by Mindy McGinnis
Suggested Ages: 12+
Buy from Indigo
Description: Regret was for people with nothing to defend, people who had no water.
Lynn knows every threat to her pond: drought, a snowless winter, coyotes, and, most importantly, people looking for a drink. She makes sure anyone who comes near the pond leaves thirsty, or doesn't leave at all.
Confident in her own abilities, Lynn has no use for the world beyond the nearby fields and forest. Having a life means dedicating it to survival, and the constant work of gathering wood and water. Having a pond requires the fortitude to protect it, something Mother taught her well during their quiet hours on the rooftop, rifles in hand.
But wisps of smoke on the horizon mean one thing: strangers. The mysterious footprints by the pond, nighttime threats, and gunshots make it all too clear Lynn has exactly what they want, and they won’t stop until they get it….
With evocative, spare language and incredible drama, danger, and romance, debut author Mindy McGinnis depicts one girl’s journey in a barren world not so different than our own
The Good Stuff
- Fast paced, non-stop action. Perfect for the reluctant reader
- Fabulous character development in terms of Lynn, as I really, really didn't like her at first and she slowly grows into someone more human. Brilliantly done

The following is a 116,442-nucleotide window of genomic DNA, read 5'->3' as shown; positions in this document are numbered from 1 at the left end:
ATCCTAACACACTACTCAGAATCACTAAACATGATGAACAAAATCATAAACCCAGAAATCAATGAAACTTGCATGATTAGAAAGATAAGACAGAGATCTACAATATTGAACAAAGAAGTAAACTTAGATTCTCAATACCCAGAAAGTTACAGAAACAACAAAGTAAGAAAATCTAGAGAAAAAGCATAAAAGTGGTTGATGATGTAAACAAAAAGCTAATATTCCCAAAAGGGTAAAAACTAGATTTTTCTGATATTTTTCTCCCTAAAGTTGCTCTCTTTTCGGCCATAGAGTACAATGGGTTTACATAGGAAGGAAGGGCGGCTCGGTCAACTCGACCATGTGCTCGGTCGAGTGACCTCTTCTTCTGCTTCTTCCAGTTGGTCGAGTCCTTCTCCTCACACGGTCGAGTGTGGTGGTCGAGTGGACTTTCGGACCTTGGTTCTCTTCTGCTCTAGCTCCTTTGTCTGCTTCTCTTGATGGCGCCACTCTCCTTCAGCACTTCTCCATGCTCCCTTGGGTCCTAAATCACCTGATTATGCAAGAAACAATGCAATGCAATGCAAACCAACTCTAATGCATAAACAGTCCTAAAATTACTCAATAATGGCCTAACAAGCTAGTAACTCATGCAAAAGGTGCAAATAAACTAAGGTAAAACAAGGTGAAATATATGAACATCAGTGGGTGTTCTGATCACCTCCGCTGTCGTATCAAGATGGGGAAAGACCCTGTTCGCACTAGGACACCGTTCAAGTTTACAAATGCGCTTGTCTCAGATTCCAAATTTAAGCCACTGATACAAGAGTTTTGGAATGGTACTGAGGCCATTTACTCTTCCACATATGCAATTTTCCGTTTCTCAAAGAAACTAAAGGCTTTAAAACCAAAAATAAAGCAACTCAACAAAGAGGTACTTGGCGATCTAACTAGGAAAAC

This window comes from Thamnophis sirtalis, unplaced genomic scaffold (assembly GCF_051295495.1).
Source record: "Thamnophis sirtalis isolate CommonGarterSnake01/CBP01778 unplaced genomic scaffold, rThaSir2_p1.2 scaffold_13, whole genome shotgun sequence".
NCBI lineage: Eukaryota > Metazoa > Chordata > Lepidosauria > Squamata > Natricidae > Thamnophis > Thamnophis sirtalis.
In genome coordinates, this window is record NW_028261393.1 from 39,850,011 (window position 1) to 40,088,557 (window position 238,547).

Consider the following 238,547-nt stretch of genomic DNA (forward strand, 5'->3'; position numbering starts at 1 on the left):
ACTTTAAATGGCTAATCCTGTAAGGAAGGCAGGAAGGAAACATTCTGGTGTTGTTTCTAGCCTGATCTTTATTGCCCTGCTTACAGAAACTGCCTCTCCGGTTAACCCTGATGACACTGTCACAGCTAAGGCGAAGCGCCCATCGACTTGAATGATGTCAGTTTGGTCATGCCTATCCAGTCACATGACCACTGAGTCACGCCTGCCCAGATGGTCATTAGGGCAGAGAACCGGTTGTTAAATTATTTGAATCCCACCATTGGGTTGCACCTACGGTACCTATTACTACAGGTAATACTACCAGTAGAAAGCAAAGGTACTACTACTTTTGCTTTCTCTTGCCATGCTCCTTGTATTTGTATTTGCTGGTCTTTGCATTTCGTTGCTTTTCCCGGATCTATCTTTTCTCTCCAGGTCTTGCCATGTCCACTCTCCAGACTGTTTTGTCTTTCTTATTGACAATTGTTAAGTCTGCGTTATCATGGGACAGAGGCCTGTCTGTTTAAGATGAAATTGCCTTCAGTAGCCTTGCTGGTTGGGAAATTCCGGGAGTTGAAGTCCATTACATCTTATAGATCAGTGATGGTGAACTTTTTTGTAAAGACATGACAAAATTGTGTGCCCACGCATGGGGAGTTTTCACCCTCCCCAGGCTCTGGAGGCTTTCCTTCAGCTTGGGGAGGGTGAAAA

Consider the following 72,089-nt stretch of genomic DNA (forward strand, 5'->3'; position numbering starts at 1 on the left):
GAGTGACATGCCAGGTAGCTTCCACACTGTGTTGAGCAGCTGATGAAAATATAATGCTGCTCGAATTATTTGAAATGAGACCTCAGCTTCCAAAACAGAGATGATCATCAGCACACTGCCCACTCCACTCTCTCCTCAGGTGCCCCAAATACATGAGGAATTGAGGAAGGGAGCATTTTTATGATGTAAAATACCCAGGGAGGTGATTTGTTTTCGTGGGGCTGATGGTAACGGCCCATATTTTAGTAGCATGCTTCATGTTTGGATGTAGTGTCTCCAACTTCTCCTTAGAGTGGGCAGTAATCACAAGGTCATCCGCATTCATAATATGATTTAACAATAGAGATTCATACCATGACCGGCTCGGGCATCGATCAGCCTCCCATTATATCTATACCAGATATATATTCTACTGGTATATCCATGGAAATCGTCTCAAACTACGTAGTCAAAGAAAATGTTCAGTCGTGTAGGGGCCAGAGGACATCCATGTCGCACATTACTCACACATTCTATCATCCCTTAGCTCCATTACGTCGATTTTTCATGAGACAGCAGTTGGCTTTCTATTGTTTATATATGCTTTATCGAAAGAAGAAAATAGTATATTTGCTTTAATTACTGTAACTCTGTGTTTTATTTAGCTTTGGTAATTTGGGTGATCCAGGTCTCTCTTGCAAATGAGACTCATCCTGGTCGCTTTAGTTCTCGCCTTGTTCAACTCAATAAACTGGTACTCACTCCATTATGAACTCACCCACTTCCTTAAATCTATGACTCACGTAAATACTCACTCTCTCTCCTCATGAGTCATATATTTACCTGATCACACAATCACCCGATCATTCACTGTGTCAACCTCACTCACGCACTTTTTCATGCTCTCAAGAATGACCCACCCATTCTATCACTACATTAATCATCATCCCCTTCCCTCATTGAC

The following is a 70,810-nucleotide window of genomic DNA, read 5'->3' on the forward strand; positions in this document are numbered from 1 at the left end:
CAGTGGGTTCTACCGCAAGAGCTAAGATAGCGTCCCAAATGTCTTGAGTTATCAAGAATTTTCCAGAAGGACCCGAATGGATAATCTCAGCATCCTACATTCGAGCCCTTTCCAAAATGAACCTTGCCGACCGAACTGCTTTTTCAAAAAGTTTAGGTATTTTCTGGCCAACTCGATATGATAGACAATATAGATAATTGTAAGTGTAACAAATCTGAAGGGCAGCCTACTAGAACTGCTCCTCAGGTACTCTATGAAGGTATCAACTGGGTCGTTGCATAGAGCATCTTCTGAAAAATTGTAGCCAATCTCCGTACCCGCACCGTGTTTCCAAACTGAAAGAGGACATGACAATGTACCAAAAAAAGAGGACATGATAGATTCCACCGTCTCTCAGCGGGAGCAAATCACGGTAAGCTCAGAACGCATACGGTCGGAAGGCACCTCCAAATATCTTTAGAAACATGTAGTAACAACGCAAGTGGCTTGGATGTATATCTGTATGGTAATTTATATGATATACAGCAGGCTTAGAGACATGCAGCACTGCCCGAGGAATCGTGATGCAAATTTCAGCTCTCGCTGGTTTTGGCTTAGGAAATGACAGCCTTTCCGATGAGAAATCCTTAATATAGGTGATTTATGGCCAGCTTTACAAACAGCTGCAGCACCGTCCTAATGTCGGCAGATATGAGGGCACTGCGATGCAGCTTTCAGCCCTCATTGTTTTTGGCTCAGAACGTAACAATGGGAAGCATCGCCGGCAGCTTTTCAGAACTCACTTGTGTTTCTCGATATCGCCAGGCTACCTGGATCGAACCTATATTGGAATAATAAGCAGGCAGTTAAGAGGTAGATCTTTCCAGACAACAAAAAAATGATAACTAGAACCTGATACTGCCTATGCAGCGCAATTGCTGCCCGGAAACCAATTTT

- Man Lynn's mom is one tough bitch - not sure I would want her as my mom, but damn that women would keep me alive
- Loved the relationship and especially the dialogue between Lynn and Stebb
- A book that both male and female readers will enjoy
- Strong women
- Realistic dystopian setting - totally believable
- Wonderful world building and author does a fabulous job at setting the mood and landscape - it felt oh so real
- Fans of Blood Red Road will enjoy
- Even though the world is bleak the story still leaves you with an essence of hope
- Loved Stebb's - he gives the story the lighter and softer moments it needs
- Lynn and her mom come across as very hard at first and may turn off some readers
- Wanted more about how the world came to be this way
"The countryside was resplendent with colour, the sky a bright blue. The breeze shifted the grass around her, wafting the faintly spicy scent of green leaves turning brown into her face. But Lynn's eyes saw only usefulness in these small miracles. The fading greens and yellows allowed her brown coveralls to blend nicely with the surroundings; the unclouded sky gave a little more warmth to the earth."
"Your mom taught you a lot, but she couldn't've taught you what she didn't know, like how to take a joke."
"There's different ways of doing things wrong, Lynn, and not all of it is choosing to hurt others. Sometimes it's the things you don't do that make you feel the worst."
I received this at the HarperCollins Indigo Insiders Event and wasn't required to write a review, but you know, I just cannot help myself I have to tell you what I think